Cyber security was pretty simple back in the 1990s. Anti-virus software and firewalls offered plenty of firepower to combat attacks that were more annoying than dangerous.
But that world is gone.
The term hacking just won’t cut it when discussing the spectrum of attacks. If you think it will, Tony Stark has a few words for you. In the latest Iron Man movie, he tells Colonel Rhodes, “it’s not the 80s, nobody says ‘hack’ anymore.” So true, Tony.
But if they aren’t hacks, what are they? Let’s profile the 4 key categories of cyber crime so Tony Stark doesn’t have to ridicule simplistic “hacking.”
Early days of cyber attacks were spent by college pranksters looking at computer science as a means of entertainment. Take the infamous cyber group LulzSec, for example. Their name derives from the group motto, which essentially said that they laugh in the face of victims’ security measures. One of their most famous “attacks” wasn’t even a harmful virus or new piece of malware; it was a prank call:
In this video, you’ll hear members of LulzSec prank call the FBI, emulating President Obama, about the Flame Botnet malware. While this attack was strictly for the “lulz,” pranksters can cause harm.
Back in 2011, LulzSec took part in an Internet-wide attack on Sony, carrying out costly DDoS attacks and allegedly stealing source codes from their Developer Network.
2. Hacktivists—Attackers with a Cause
Hacktivism is cyber crime with a political or social cause and is generally carried out by a small or loosely connected group of criminals—hacktivists. Right now, the new US television show Mr. Robot is racking up massive ratings as it portrays hacktivism at work – and gets the technology right in the process. In the show, the hacktivist group “fsociety” delivers a haunting message to a corporate juggernaut:
Don’t get caught up in the fact that this is a television show. Hacktivism blew up in 2011, which Verizon labeled the “year of the hacktivist,” and groups such the 414s and Anonymous continue to cause issues today.
Cyber attacks are growing more sophisticated every day and cyber attackers are launching bigger and more dangerous vectors. These super-criminals don’t seem to have a social or political agenda. Instead, they learn from advanced nation-state cyber attackers and apply the latest techniques for personal financial gain.
They work slowly but methodically, mimicking existing IT processes to ensure they aren’t detected until it is too late.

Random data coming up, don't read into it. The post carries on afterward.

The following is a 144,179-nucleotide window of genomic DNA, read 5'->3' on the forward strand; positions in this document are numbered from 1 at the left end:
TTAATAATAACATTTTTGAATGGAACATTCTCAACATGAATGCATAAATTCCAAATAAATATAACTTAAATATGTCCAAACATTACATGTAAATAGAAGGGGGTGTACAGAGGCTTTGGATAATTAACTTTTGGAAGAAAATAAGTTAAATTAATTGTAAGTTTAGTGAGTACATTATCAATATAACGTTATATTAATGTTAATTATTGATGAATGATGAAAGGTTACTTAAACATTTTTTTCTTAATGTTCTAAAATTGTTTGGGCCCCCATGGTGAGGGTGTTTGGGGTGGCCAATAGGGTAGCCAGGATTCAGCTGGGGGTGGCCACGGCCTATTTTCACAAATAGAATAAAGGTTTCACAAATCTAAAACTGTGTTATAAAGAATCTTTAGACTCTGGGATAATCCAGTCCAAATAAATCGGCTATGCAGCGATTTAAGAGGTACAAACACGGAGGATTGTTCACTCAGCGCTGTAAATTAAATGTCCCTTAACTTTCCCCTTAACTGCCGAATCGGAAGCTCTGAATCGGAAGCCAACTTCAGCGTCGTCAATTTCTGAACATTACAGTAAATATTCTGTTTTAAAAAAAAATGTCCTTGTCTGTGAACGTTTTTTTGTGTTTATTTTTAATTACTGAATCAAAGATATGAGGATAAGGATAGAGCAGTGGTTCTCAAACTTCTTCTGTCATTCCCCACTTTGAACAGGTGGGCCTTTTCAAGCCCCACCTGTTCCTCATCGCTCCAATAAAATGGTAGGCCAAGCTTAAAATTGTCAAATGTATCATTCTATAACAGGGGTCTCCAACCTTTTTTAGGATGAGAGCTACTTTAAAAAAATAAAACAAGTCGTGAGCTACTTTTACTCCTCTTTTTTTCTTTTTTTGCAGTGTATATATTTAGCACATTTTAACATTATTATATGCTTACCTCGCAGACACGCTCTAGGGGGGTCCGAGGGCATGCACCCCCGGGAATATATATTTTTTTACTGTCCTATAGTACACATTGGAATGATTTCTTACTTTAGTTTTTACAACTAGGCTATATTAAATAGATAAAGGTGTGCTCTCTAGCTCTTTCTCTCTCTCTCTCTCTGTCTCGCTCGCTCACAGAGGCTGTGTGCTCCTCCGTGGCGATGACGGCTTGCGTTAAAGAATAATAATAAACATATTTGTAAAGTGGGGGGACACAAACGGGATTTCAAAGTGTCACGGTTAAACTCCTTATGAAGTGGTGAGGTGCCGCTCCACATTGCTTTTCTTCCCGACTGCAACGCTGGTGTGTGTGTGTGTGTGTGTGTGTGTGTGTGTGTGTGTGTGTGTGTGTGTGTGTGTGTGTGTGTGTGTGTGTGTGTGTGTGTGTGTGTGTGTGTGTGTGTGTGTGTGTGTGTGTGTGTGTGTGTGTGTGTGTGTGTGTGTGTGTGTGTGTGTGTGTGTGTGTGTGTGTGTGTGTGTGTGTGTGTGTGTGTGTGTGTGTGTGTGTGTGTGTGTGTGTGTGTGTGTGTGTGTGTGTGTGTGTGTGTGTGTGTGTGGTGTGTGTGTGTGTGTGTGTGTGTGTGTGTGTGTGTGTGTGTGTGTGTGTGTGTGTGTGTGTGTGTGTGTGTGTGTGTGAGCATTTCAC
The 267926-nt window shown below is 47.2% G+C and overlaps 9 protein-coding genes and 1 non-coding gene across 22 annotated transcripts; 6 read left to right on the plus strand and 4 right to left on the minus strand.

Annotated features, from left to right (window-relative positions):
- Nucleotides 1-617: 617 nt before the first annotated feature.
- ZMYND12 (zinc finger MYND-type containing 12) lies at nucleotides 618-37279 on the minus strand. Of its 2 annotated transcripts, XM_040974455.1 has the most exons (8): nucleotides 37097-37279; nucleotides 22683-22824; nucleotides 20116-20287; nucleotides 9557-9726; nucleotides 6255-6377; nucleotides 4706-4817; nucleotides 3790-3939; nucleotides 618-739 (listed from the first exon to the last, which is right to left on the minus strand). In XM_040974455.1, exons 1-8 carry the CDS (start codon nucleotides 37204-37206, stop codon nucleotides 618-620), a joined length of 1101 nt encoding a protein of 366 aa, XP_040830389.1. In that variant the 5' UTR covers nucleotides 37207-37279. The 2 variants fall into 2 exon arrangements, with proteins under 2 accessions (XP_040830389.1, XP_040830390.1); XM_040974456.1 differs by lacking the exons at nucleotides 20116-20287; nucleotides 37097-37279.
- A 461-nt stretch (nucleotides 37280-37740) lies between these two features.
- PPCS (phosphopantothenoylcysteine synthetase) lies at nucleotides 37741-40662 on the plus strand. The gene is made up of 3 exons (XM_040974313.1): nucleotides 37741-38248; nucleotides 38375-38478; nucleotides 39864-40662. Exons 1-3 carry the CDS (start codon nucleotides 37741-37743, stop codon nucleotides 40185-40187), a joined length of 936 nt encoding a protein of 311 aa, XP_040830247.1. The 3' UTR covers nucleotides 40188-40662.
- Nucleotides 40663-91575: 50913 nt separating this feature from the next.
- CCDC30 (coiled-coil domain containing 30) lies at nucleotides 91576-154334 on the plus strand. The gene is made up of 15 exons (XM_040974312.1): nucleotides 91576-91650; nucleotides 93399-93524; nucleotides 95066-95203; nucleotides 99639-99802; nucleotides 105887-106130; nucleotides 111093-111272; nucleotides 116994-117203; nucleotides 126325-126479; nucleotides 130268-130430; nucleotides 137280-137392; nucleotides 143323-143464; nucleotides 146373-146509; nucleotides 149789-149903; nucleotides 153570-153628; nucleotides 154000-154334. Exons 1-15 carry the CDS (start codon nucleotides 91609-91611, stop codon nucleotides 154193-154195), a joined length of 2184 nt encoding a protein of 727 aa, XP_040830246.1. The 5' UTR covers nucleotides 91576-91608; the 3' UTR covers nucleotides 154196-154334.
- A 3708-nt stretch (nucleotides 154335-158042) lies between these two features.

One of the most infamous examples of super-criminal attacks came in 2013 when Target fell victim to a massive data breach. 40 million stolen credit/debit cards, 70 million breached records with personal customer information, $200 million spent to replace compromised cards and $53.7 million generated for the criminals.
Target is one of the world’s 100 most valuable brands and serves as proof that any company can be compromised. Big businesses like Home Depot, Sony Pictures and JP Morgan Chase were later breached in 2015 through super-criminal attacks.
4. Nation-State Cyber Attackers: Global Cyber Espionage
Nation-state attacks are similar to hacktivism in that they have a political cause. It is fairly common for countries to have cyber armies or units dedicated to cyber espionage. With the support of a nation at their backs, these cyber attackers are often the most technologically advanced, developing new and destructive techniques to cripple enemies remotely and stealthily.
One recent example of nation-state attacks happened right under the nose of a major cyber security firm, Kaspersky Labs. Kaspersky reports that Stuxnet and Duqu malware entrenched themselves in an effort to leech information about nation-state attacks that were under investigation as well as data regarding the detection software that can mitigate attacks.
Nation-state attacks go beyond embarrassing a company, revealing the illicit secrets of an organization or compromising data for personal gain. These attacks can be devastating to an entire country, showing that cyber attacks have come a long way from their prankster beginnings.
Why Hacking Belongs to the Past
Tony Stark seems to have been right. The term hacking isn’t nearly strong enough to cover the vast spectrum of potential cyber attacks. Regardless of which type of attacker has targeted your company, it’s time for organizations to be more proactive about identifying the humans behind the crime.
Characterizing and tracking their activity is vital to understanding what they are after and how they plan on getting it. More importantly, it will give you the edge you need to counteract their methods.